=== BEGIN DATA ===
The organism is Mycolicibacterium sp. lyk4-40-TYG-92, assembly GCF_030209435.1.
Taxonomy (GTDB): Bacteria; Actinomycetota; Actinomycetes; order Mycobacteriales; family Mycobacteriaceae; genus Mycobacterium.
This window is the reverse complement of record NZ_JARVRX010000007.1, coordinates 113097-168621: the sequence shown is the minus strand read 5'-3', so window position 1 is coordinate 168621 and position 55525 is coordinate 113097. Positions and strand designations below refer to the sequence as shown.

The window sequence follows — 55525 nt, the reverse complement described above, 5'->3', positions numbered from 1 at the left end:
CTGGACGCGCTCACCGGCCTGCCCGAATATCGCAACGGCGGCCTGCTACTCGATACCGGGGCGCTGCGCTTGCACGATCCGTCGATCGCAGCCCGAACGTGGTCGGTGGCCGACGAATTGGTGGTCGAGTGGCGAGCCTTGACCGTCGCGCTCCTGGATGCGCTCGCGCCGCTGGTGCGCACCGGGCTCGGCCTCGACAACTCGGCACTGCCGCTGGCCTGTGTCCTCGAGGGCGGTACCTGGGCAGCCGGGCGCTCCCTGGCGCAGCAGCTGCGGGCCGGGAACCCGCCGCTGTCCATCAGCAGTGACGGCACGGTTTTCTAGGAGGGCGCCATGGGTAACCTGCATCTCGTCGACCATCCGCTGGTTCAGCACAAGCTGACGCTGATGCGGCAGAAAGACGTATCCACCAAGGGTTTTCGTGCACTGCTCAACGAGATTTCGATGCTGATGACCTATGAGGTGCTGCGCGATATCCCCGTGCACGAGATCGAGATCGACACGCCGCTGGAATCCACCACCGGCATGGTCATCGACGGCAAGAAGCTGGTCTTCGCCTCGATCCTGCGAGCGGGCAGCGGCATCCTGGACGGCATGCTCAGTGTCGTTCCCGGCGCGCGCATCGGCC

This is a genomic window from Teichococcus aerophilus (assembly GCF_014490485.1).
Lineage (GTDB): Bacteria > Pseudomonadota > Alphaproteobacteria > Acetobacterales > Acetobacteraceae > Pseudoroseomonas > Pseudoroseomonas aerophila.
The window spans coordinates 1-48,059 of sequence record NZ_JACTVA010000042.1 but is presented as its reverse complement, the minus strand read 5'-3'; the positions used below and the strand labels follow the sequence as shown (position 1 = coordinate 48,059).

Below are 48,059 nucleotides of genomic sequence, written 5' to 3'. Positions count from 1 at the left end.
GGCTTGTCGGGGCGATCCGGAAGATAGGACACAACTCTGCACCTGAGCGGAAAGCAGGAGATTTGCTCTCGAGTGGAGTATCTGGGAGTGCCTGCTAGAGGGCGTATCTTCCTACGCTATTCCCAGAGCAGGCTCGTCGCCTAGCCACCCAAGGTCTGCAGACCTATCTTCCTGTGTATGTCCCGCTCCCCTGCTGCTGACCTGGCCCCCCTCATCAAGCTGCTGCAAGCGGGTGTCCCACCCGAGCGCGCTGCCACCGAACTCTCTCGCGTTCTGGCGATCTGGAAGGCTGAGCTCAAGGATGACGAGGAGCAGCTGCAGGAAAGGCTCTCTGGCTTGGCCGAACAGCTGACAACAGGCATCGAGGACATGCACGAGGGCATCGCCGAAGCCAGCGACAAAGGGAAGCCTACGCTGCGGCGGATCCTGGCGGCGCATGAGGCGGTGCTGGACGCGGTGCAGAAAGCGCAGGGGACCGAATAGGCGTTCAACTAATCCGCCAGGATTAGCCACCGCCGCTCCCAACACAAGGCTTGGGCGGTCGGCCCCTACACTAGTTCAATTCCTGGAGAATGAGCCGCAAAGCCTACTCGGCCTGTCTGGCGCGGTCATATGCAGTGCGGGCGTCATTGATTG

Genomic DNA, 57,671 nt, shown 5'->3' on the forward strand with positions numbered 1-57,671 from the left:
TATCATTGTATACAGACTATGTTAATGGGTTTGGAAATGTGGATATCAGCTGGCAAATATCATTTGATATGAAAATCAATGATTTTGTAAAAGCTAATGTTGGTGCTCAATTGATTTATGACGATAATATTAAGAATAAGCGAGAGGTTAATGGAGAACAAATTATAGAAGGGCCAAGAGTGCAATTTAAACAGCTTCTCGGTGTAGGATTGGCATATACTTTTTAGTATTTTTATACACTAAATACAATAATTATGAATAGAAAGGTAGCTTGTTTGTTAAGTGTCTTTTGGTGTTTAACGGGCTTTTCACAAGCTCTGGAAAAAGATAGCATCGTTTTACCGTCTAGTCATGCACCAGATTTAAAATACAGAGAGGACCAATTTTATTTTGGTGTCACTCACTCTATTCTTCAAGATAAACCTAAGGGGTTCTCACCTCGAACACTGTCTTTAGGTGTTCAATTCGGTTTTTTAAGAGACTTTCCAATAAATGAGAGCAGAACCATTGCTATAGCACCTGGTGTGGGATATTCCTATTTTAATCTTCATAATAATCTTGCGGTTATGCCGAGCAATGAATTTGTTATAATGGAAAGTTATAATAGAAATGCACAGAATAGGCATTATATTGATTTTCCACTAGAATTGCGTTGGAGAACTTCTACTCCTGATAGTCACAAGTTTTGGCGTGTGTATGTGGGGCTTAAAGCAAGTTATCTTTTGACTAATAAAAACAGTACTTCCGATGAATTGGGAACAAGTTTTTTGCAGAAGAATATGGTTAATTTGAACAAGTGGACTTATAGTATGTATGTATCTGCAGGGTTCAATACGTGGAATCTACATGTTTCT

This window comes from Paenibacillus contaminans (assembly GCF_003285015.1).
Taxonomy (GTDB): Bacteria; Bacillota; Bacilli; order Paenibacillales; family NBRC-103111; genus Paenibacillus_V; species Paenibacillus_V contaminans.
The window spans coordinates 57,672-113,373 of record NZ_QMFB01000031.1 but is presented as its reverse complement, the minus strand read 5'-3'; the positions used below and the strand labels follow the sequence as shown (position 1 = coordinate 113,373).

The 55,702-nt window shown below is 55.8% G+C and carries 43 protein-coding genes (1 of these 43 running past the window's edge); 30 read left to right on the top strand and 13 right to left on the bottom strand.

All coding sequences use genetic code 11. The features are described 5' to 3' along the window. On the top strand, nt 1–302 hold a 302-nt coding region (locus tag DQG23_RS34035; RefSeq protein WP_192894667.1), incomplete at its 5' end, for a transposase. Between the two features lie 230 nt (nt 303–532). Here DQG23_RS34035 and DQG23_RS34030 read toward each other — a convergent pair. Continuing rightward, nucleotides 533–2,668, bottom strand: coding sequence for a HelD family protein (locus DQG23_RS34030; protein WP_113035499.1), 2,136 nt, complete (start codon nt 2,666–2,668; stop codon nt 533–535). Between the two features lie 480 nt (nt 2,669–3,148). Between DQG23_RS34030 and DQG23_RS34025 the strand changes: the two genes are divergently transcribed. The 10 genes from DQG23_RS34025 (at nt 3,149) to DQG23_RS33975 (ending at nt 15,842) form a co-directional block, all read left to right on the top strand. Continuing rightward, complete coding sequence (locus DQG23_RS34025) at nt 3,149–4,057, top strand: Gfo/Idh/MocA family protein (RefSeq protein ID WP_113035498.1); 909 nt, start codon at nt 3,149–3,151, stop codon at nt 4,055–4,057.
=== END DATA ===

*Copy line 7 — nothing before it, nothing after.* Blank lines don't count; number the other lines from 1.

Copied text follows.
Lineage (GTDB): Bacteria > Pseudomonadota > Alphaproteobacteria > Acetobacterales > Acetobacteraceae > Pseudoroseomonas > Pseudoroseomonas aerophila.